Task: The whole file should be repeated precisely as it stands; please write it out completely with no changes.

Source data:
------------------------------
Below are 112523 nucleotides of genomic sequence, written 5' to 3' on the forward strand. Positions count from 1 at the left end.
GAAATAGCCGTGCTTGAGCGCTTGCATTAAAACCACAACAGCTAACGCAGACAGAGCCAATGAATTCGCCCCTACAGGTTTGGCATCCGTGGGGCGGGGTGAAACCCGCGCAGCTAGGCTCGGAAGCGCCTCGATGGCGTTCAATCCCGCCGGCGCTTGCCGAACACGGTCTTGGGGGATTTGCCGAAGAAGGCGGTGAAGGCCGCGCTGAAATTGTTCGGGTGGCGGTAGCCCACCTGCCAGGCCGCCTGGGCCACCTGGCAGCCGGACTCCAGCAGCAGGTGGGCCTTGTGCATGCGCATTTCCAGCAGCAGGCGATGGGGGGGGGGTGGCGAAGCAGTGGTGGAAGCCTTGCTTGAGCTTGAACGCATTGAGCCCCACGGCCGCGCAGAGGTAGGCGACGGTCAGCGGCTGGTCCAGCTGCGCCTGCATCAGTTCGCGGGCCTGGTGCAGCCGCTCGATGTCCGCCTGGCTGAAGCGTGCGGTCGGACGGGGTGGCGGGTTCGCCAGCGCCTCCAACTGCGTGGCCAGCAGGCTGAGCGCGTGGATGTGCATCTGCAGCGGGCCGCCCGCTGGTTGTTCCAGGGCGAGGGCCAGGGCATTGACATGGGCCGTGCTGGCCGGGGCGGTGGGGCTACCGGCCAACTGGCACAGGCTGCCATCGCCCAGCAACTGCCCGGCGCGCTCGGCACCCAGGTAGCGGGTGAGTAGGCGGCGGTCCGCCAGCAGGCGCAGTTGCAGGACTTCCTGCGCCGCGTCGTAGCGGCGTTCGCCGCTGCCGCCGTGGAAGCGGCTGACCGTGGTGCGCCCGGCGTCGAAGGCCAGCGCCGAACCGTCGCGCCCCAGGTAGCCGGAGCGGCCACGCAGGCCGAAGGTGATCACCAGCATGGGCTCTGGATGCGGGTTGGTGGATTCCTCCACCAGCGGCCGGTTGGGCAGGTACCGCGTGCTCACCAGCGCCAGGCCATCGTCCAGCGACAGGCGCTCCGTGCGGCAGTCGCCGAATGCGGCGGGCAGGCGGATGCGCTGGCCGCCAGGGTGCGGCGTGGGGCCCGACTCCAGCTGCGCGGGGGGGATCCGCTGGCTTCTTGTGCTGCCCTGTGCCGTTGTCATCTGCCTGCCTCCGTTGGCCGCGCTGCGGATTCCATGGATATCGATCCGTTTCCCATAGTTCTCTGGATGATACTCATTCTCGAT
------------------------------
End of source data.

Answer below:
Below are 112523 nucleotides of genomic sequence, written 5' to 3' on the forward strand. Positions count from 1 at the left end.
GAAATAGCCGTGCTTGAGCGCTTGCATTAAAACCACAACAGCTAACGCAGACAGAGCCAATGAATTCGCCCCTACAGGTTTGGCATCCGTGGGGCGGGGTGAAACCCGCGCAGCTAGGCTCGGAAGCGCCTCGATGGCGTTCAATCCCGCCGGCGCTTGCCGAACACGGTCTTGGGGGATTTGCCGAAGAAGGCGGTGAAGGCCGCGCTGAAATTGTTCGGGTGGCGGTAGCCCACCTGCCAGGCCGCCTGGGCCACCTGGCAGCCGGACTCCAGCAGCAGGTGGGCCTTGTGCATGCGCATTTCCAGCAGCAGGCGATGGGGGGGGGGTGGCGAAGCAGTGGTGGAAGCCTTGCTTGAGCTTGAACGCATTGAGCCCCACGGCCGCGCAGAGGTAGGCGACGGTCAGCGGCTGGTCCAGCTGCGCCTGCATCAGTTCGCGGGCCTGGTGCAGCCGCTCGATGTCCGCCTGGCTGAAGCGTGCGGTCGGACGGGGTGGCGGGTTCGCCAGCGCCTCCAACTGCGTGGCCAGCAGGCTGAGCGCGTGGATGTGCATCTGCAGCGGGCCGCCCGCTGGTTGTTCCAGGGCGAGGGCCAGGGCATTGACATGGGCCGTGCTGGCCGGGGCGGTGGGGCTACCGGCCAACTGGCACAGGCTGCCATCGCCCAGCAACTGCCCGGCGCGCTCGGCACCCAGGTAGCGGGTGAGTAGGCGGCGGTCCGCCAGCAGGCGCAGTTGCAGGACTTCCTGCGCCGCGTCGTAGCGGCGTTCGCCGCTGCCGCCGTGGAAGCGGCTGACCGTGGTGCGCCCGGCGTCGAAGGCCAGCGCCGAACCGTCGCGCCCCAGGTAGCCGGAGCGGCCACGCAGGCCGAAGGTGATCACCAGCATGGGCTCTGGATGCGGGTTGGTGGATTCCTCCACCAGCGGCCGGTTGGGCAGGTACCGCGTGCTCACCAGCGCCAGGCCATCGTCCAGCGACAGGCGCTCCGTGCGGCAGTCGCCGAATGCGGCGGGCAGGCGGATGCGCTGGCCGCCAGGGTGCGGCGTGGGGCCCGACTCCAGCTGCGCGGGGGGGATCCGCTGGCTTCTTGTGCTGCCCTGTGCCGTTGTCATCTGCCTGCCTCCGTTGGCCGCGCTGCGGATTCCATGGATATCGATCCGTTTCCCATAGTTCTCTGGATGATACTCATTCTCGAT